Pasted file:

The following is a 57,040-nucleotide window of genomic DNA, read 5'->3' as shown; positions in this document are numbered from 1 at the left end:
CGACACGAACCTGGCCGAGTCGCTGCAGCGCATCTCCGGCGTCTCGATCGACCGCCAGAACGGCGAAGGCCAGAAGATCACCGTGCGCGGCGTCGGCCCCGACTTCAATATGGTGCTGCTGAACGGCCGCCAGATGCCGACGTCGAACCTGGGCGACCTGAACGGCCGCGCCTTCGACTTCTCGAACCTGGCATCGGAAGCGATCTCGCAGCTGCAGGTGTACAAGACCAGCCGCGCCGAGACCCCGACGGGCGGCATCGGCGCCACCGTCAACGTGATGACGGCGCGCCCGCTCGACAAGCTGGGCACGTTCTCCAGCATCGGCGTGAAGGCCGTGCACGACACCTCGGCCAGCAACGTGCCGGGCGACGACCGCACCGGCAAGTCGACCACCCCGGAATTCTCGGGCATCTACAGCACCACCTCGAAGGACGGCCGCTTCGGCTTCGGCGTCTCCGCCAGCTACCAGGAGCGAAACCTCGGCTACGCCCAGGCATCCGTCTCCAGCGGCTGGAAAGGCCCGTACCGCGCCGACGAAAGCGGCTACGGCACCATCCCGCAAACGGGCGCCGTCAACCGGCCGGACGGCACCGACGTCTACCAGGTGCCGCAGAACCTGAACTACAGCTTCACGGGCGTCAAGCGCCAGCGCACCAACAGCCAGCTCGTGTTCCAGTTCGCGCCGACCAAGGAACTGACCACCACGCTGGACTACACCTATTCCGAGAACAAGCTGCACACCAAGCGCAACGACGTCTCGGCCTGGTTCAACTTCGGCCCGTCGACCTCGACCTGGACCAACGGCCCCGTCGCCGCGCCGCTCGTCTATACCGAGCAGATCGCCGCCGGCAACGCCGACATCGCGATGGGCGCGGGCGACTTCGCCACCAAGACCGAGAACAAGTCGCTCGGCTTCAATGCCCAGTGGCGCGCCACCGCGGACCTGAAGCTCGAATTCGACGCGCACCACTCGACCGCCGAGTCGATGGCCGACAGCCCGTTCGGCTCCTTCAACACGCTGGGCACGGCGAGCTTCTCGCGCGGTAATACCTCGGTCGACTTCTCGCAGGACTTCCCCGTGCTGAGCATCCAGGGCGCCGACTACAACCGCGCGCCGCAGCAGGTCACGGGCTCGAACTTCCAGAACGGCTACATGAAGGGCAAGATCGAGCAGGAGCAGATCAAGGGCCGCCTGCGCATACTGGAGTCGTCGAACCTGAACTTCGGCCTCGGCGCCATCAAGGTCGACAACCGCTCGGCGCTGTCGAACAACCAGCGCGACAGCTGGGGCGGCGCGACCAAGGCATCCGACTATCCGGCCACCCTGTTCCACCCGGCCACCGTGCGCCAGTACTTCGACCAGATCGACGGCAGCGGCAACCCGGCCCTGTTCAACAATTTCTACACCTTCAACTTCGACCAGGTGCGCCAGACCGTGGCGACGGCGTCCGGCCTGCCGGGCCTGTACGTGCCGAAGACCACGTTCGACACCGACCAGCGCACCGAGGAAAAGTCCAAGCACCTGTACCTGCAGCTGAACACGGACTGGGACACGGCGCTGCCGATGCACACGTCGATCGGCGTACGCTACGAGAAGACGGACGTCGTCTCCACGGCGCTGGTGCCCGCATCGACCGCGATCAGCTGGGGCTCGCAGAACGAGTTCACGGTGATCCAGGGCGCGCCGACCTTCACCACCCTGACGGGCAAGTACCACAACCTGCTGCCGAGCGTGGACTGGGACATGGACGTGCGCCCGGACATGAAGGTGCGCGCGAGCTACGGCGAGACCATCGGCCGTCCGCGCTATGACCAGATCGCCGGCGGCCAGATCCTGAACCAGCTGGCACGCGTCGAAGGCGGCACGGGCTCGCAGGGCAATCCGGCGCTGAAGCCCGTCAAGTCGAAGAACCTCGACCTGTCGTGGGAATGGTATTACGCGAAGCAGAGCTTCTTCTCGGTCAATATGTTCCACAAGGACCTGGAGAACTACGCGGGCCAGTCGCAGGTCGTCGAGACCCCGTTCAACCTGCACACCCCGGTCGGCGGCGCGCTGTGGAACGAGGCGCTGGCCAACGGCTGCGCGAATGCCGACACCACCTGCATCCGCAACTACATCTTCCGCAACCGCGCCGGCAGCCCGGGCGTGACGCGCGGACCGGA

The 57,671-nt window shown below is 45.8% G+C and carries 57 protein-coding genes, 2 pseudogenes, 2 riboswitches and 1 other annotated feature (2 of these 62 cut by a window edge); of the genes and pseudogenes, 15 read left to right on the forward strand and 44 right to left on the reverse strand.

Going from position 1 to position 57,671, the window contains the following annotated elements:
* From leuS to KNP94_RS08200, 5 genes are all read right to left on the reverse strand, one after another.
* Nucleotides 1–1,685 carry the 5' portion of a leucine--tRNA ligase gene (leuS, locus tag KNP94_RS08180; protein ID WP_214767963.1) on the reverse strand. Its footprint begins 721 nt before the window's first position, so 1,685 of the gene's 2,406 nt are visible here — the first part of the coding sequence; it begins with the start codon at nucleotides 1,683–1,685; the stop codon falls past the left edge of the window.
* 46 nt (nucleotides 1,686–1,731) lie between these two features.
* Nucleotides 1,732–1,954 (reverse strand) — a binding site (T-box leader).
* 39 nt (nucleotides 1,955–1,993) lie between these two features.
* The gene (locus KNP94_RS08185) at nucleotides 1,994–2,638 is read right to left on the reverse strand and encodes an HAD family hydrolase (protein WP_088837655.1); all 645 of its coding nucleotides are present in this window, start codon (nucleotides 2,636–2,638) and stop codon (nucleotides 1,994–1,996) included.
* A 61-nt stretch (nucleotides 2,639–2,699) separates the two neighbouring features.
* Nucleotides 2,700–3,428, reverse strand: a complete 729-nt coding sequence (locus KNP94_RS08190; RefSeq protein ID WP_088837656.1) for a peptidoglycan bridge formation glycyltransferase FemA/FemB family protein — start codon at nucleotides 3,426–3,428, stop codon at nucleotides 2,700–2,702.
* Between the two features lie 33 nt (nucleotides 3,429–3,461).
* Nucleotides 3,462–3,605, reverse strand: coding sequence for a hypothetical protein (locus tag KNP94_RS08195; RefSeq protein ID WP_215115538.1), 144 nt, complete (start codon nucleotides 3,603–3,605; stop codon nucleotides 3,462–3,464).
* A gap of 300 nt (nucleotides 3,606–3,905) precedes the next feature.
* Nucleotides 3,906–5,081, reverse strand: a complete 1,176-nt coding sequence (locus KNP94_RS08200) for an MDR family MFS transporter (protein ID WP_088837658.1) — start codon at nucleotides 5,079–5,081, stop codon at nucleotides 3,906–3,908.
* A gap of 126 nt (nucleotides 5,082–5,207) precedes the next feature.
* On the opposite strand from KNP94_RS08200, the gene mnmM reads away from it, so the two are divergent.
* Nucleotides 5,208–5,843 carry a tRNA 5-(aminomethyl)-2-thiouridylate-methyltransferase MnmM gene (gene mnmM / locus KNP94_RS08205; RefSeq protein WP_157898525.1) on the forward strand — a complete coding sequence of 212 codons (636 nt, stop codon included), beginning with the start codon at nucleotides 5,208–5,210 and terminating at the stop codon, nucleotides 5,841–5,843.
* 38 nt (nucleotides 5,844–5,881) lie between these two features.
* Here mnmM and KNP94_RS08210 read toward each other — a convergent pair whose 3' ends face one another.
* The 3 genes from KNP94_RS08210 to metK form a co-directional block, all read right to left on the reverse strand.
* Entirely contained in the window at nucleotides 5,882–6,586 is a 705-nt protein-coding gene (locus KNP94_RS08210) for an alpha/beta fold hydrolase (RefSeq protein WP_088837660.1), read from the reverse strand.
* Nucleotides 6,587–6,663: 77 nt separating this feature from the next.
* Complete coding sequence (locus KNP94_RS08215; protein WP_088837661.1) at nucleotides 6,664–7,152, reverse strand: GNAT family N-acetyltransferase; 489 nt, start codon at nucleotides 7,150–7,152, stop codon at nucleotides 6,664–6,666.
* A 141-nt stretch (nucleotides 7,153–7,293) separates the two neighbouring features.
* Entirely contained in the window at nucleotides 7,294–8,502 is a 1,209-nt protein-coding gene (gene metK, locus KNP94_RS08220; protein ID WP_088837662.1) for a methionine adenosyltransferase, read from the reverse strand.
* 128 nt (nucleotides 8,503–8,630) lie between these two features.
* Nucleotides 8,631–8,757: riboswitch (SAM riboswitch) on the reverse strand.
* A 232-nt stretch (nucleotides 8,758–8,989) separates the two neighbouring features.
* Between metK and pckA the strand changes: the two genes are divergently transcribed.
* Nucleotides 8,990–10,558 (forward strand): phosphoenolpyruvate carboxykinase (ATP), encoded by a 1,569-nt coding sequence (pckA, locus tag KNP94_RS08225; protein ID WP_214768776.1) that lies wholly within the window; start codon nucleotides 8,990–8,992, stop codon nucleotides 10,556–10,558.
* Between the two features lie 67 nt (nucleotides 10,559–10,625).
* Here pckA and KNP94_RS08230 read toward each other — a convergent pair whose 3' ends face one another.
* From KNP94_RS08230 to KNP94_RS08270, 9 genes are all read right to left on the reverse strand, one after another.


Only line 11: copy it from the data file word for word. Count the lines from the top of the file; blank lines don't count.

* A 61-nt stretch (nucleotides 2,639–2,699) separates the two neighbouring features.